This is a guest post from Per Buer, founder and CEO of Varnish Software, provider of Varnish Cache, an open source web application accelerator freely available at varnish-cache.org. Varnish powers a lot of really big websites worldwide.
We at Varnish Software are all about speed. Varnish Cache is built for speed. It executes its policy code more or less a thousand times faster than your typical Java or PHP based application servers, mostly due to the fact that the configuration is compiled into system call free machine code.
System calls require expensive context switches, stall the CPU and wreck havoc in the CPU cache so avoiding them makes the code fly. There are strong limitations on what kind of logic you can move into Varnish Cache, but the logic that you do move there will run very fast.
An example is using Varnish for access control to serve access controlled content from the caching edge layer.
The Varnish Paywall
Who gets to access your content? In a traditional environment the caching layer only serves up pieces of content without giving any thought to who gets access to it. Since the rules governing access control can be rather complex these rules have traditionally been implemented in the application server, which is slow.
We’ve seen companies struggle with performance as they suddenly have to revert to serving content from their application layer again. With a bit of effort and some open source magic you can have your lunch and eat it too: serve access controlled content from the caching edge layer.
How would it work?
Varnish Cache would need two pieces of information. One would be a header coming from the origin server indicating that this piece of information is under access control, maybe X-Access-Control. If the header is present Varnish would then check whether the user is logged in or not, using a cookie. This cookie would be set by an authentication service, and if you are worried about users cheating you could secure it by signing the cookie cryptographically. It’s possible, but not recommended to implement the actual authentication in Varnish itself using modules to access data in a database or another data source. As each user usually only logs in once this is is not a performance critical path and so it makes more sense to do it on your regular application servers.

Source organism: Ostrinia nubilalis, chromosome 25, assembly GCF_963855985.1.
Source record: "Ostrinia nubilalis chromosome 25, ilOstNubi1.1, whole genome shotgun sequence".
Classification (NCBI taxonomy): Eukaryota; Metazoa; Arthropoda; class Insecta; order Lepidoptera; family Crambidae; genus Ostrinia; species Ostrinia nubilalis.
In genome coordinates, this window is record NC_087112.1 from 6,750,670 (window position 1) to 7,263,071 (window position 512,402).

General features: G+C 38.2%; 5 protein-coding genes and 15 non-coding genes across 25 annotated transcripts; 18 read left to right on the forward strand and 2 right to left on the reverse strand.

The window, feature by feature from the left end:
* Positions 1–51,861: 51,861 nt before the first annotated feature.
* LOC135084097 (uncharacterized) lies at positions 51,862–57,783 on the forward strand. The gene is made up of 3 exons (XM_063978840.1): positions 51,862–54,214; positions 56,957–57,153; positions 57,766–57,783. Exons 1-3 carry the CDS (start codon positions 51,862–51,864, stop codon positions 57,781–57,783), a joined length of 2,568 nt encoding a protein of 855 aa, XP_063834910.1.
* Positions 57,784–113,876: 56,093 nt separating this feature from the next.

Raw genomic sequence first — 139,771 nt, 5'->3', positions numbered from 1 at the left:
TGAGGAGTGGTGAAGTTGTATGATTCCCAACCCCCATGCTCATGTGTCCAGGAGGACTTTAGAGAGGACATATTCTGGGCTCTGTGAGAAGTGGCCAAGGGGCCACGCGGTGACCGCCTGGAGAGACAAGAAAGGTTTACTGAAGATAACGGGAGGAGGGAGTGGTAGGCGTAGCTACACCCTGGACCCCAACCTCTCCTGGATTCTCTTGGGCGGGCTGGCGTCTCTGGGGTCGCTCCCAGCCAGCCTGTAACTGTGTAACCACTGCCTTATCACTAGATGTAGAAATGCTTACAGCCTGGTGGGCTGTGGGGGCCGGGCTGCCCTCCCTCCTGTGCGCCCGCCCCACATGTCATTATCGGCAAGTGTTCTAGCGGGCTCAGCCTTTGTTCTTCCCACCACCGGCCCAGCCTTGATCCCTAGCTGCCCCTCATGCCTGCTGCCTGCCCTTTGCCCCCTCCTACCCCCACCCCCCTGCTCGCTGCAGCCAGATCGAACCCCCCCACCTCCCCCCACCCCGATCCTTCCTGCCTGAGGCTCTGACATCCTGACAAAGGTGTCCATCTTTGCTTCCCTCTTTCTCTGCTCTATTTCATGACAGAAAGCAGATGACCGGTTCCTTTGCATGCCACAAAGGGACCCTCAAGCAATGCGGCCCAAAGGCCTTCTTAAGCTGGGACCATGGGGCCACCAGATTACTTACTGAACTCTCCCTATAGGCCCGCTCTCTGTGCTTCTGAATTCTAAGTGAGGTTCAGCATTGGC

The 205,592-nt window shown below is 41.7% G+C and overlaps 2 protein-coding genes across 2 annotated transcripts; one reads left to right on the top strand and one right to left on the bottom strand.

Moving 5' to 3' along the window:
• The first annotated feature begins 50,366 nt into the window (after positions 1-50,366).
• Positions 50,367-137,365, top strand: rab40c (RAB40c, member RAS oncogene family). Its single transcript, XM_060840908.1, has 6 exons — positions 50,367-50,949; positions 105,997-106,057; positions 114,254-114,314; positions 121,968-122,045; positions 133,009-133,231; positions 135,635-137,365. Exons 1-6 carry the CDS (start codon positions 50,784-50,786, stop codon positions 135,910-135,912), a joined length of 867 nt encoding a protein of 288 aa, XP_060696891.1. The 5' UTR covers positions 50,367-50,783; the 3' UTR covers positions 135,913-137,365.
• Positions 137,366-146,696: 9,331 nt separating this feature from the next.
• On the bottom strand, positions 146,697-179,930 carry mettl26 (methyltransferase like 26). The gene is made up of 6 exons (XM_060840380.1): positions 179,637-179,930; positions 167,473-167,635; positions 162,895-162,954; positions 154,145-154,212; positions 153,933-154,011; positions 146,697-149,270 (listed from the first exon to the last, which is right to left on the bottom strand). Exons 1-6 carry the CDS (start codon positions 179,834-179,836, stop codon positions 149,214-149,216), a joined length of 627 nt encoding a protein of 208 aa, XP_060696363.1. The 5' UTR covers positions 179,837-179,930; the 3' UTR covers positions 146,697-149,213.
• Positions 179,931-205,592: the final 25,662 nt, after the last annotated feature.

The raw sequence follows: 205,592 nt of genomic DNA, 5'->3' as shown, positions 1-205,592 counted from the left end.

Authenticated access is not the only option, you might also want to limit access to say 5 articles per user per week. If so, you would store the read article count in a signed cookie or a NoSQL database like Redis or MemcacheDB. To do this you extend Varnish through the use of a Varnish Module as VCL itself lacks flow control structures such as for loops.
What tools are needed? How much effort?
Getting a proof of concept up and running should be pretty fast. You could just check for the presence of a certain value in a cookie and you’ve proven the concept. The more advanced controls will require more effort, maybe a week or two of work, depending on the complexity.
Be wary when moving logic away from your application servers. You must always maintain clear guidelines on what goes where or you’ll quickly end up with a messy infrastructure. In some organization the edge cache is considered infrastructure and not part of the web application and handled by different teams.
- Digest VMOD, https://www.varnish-cache.org/vmod/digest
- Redis VMOD, https://www.varnish-cache.org/vmod/redis
- Writing VMODs, http://blog.zenika.com/index.php?post%2F2012%2F08%2F21%2FCreating-a-Varnish-module
- The Varnish Book, https://www.varnish-software.com/book
- The Official Varnish Documentation, https://www.varnish-cache.org/docs/